Medical care on the frontier was primitive. There were doctors and midwives who offered care, but most people used home remedies and passed-on cures. Most were herbal in nature, but some relied on magical cures.
Death came frequently to frontier homes, and often struck children. Census records in Kentucky about this time showed that a typical family had three to seven children, but only about half of them ever reached their fifth birthday.
Death rates were also high for young women of childbearing age. People didn’t understand about germs, so many mothers died giving birth from infections caused by unclean hands or instruments used by doctors or midwives.
Frances Woodfin of Nashville died on January 29, 1832, at the age of 24. Since she had just given birth to a daughter, Cordelia Ann, in December, Frances' death was probably related to childbirth. Tragically Cordelia died eight months later during a cholera outbreak and is buried beside her mother in Nashville’s City Cemetery.
Diseases like diphtheria, cholera, and influenza would rage through communities, sometimes killing several people in the same household. Richard and Mary Moore buried eight of their 11 children from diphtheria.
Disease also affected slaves. A Bible, published in 1816, and used in a Tennessee family, has a page with the handwritten title “Negro Family Record” at the top and a list of names with the year of birth and year of death below. Out of 26 names, four died of cholera.
Ancient Theory of Humours
In the 1700s, doctors and caregivers still practiced the ancient theory of humours. They believed that good health was achieved by the proper balance of the body’s fluids, or humours. These fluids were blood, phlegm, yellow bile, and black bile.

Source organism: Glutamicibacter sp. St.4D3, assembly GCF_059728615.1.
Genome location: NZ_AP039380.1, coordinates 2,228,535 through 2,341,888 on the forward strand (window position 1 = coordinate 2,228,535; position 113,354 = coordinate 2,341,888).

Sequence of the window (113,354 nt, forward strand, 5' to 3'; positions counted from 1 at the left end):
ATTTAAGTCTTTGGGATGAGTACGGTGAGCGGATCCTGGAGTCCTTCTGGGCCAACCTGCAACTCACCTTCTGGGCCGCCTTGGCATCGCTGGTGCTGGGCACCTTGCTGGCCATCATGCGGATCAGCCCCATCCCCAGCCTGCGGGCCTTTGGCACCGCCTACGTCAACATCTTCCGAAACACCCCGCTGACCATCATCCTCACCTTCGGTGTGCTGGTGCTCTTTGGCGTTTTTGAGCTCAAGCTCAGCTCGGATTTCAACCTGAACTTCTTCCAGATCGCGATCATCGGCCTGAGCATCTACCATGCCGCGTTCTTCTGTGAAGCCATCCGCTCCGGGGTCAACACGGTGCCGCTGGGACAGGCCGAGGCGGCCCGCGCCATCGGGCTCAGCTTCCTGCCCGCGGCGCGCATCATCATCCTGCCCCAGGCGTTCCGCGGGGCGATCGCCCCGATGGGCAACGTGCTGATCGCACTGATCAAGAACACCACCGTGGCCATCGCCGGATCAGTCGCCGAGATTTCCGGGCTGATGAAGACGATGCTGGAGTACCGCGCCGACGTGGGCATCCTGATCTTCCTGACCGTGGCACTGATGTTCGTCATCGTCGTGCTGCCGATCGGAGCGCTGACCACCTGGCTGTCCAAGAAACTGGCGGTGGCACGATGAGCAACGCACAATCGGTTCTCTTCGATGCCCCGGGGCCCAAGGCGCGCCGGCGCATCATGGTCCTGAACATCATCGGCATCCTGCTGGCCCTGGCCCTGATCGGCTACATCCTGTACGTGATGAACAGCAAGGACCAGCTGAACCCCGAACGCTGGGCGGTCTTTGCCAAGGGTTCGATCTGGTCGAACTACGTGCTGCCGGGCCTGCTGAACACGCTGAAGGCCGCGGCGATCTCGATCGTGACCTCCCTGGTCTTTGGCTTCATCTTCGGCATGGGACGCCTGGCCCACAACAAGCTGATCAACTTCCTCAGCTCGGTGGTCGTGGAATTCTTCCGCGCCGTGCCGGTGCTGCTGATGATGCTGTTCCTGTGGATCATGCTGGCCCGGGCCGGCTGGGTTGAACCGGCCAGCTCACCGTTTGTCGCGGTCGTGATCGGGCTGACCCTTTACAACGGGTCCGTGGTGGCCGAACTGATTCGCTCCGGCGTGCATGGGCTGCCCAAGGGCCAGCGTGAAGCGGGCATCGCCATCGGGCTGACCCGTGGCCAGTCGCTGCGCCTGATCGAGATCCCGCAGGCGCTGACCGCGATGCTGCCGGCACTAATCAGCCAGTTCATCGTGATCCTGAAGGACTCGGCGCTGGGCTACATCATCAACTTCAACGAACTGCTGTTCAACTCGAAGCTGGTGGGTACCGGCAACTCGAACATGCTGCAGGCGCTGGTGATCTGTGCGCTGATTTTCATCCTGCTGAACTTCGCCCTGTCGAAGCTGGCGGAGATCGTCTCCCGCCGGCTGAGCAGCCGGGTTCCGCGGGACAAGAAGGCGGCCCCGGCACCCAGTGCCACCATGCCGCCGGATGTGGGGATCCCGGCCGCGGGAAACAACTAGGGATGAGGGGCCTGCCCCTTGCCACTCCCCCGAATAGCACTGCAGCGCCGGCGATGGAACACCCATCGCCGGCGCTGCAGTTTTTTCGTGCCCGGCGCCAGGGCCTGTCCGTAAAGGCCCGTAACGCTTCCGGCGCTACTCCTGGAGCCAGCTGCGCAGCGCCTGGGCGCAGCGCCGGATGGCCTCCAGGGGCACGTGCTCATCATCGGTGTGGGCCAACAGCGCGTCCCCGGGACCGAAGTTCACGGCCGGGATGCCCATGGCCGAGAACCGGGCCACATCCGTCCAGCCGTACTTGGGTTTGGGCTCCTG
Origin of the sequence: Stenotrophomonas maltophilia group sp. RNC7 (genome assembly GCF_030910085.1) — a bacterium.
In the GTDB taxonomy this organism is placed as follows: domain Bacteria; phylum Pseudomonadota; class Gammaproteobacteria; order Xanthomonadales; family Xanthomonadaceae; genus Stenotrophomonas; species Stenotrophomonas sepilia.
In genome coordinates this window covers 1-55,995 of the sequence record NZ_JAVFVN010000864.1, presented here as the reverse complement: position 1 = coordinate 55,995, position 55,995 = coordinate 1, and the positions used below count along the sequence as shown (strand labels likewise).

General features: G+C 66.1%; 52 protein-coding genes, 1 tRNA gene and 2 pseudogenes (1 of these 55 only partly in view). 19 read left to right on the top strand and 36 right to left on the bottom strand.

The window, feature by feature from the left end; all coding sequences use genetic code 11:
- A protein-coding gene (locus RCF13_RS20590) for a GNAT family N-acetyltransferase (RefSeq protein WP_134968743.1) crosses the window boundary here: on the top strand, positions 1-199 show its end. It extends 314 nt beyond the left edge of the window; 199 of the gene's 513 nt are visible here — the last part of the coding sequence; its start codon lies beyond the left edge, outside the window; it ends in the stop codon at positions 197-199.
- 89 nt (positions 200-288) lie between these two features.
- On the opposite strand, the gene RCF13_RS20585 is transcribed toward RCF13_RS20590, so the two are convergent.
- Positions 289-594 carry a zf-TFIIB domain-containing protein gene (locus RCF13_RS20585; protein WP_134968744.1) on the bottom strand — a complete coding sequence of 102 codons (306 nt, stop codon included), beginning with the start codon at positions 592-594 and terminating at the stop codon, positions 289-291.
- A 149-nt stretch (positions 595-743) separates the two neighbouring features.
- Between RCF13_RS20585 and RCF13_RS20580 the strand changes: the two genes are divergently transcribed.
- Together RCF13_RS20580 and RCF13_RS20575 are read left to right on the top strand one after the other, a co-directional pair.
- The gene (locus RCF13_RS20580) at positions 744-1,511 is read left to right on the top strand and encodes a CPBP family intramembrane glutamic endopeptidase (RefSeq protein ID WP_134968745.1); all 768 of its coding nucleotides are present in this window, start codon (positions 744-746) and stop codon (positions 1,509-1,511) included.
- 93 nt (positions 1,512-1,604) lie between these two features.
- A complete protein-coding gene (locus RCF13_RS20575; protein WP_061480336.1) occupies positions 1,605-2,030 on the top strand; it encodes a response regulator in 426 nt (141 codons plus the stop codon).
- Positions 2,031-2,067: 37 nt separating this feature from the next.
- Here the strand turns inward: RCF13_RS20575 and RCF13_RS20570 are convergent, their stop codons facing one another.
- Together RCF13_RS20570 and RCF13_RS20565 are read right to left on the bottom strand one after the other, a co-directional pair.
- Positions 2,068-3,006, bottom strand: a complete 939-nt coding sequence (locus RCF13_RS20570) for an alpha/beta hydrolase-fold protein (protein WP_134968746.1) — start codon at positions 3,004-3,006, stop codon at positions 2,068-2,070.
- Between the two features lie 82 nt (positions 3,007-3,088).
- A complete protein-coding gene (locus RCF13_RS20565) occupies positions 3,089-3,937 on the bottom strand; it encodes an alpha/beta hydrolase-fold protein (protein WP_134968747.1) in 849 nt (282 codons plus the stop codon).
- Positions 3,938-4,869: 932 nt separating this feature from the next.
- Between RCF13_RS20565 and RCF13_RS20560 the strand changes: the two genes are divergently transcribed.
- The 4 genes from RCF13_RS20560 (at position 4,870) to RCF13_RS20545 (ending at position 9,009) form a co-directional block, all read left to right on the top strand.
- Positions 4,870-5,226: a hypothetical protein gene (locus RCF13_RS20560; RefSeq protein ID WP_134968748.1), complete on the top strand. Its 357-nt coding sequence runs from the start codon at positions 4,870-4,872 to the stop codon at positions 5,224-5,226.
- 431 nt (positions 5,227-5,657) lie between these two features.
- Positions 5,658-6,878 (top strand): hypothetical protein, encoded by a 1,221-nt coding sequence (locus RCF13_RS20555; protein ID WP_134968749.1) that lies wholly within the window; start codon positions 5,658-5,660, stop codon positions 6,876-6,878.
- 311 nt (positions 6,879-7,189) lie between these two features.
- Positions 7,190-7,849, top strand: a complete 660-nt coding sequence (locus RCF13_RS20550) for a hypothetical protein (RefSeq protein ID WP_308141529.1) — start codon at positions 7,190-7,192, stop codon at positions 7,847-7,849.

An excess of one of these fluids, or so they believed, would cause illness. If this happened, the excess fluid needed to be removed. This was done by bleeding the patient through small cuts, by inducing vomiting through purges, causing diarrhea by giving enemas, or causing blisters by applying irritants to the skin.
Most of the time these treatments didn’t work. Bleeding a person who was sick could cause them to go into shock and die. Sometimes the treatment would work. Midwife Martha Ballard always recorded her treatments. In 1790 she wrote, “I gave Nancy a dose of salt and water which caused her to puke. She threw up two worms and seemed easier.”
Other frontier cures:
||Rub with onions until it is red then rub afterwards with honey
||Every morning cut up a little fresh earth, and lying down, breathe into the hole for quarter of an hour.
||Put black wool, wet with brandy and pepper in ear
||Bleed a cat and apply blood directly
||Before going to bed, let the patient take off his clothes and stand under a sieve suspended by a line. Let a person pour into the sieve a pail filled with water just drawn from a well. The shock will be considerable.
Nov. 1, 1794
- An illustration depicting the death of Sarah Hawkins Sevier in early 1780 shortly after giving birth to her tenth child. Sarah was the first wife of John Sevier, first governor of Tennessee. Reprinted from The Overmountain Men by Pat Alderman and illustrator Bernie Andrews.
- Drawing entitled, “The Wounded Pioneer.” This drawing was published in 1859 by John Frost in the book, Heroes and Hunters of the West. It shows a group of men carrying a wounded companion. New York Public Library
- Drawing entitled, “Leaving the Weak to die.” This drawing was published by Kilburn & Cross in 1890 in the book, Marvels of the new west. It shows a man in 1846 lying beside a fire as a small group continues to travel in the distance. New York Public Library
Drawing entitled, “The Suffering Family.” This drawing was published in 1856 by John Chapin in the book, The historical picture gallery: or, scenes and incidents in American history.” It shows a frail looking woman and infant in 1810 being approached by a frontiersman. New York Public Library